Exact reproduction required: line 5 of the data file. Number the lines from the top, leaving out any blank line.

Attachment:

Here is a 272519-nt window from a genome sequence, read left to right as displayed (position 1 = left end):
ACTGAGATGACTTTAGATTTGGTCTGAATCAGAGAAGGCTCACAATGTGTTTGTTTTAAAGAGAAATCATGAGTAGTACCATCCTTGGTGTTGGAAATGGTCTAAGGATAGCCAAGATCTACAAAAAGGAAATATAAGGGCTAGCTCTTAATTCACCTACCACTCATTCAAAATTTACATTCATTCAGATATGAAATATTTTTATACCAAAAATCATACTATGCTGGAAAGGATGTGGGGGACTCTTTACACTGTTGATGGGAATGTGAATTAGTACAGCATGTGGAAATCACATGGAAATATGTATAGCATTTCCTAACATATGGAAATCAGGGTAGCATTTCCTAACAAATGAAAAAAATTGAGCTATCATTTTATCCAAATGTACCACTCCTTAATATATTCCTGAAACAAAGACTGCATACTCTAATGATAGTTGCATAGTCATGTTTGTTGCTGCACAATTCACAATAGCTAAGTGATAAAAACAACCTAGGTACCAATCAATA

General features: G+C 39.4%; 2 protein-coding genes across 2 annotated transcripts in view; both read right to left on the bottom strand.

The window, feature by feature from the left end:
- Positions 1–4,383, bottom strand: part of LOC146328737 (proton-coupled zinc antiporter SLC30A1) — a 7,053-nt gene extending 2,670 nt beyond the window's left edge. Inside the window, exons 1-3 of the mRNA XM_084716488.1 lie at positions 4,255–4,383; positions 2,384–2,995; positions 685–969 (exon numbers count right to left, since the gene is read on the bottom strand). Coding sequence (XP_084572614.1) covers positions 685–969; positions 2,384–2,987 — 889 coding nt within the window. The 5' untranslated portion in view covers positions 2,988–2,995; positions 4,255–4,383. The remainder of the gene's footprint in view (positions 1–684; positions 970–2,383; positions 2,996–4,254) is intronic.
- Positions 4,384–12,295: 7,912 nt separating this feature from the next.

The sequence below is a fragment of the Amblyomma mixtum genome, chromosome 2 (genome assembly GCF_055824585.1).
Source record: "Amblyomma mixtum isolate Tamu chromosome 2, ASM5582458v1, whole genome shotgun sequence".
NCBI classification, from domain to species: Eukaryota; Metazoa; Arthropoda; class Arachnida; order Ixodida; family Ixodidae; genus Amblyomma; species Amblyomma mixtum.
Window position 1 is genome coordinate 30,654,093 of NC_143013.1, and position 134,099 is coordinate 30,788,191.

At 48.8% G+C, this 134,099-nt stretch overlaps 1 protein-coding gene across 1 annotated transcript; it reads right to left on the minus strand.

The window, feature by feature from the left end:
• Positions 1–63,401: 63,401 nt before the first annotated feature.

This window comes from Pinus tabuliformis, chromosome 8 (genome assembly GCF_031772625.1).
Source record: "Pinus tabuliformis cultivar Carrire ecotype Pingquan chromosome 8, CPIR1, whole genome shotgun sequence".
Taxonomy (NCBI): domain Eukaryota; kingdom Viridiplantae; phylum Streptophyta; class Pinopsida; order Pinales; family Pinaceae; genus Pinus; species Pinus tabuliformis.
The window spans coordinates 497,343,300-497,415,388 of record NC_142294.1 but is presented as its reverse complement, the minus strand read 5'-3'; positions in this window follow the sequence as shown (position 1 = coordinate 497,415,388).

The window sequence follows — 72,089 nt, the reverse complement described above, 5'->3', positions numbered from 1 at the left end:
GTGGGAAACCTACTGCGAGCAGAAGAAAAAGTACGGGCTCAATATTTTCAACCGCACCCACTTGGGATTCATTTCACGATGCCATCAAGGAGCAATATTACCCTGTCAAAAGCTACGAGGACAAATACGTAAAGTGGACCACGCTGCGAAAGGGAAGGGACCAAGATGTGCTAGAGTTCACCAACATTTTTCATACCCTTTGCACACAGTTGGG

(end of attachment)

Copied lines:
- Positions 1–4,383, bottom strand: part of LOC146328737 (proton-coupled zinc antiporter SLC30A1) — a 7,053-nt gene extending 2,670 nt beyond the window's left edge. Inside the window, exons 1-3 of the mRNA XM_084716488.1 lie at positions 4,255–4,383; positions 2,384–2,995; positions 685–969 (exon numbers count right to left, since the gene is read on the bottom strand). Coding sequence (XP_084572614.1) covers positions 685–969; positions 2,384–2,987 — 889 coding nt within the window. The 5' untranslated portion in view covers positions 2,988–2,995; positions 4,255–4,383. The remainder of the gene's footprint in view (positions 1–684; positions 970–2,383; positions 2,996–4,254) is intronic.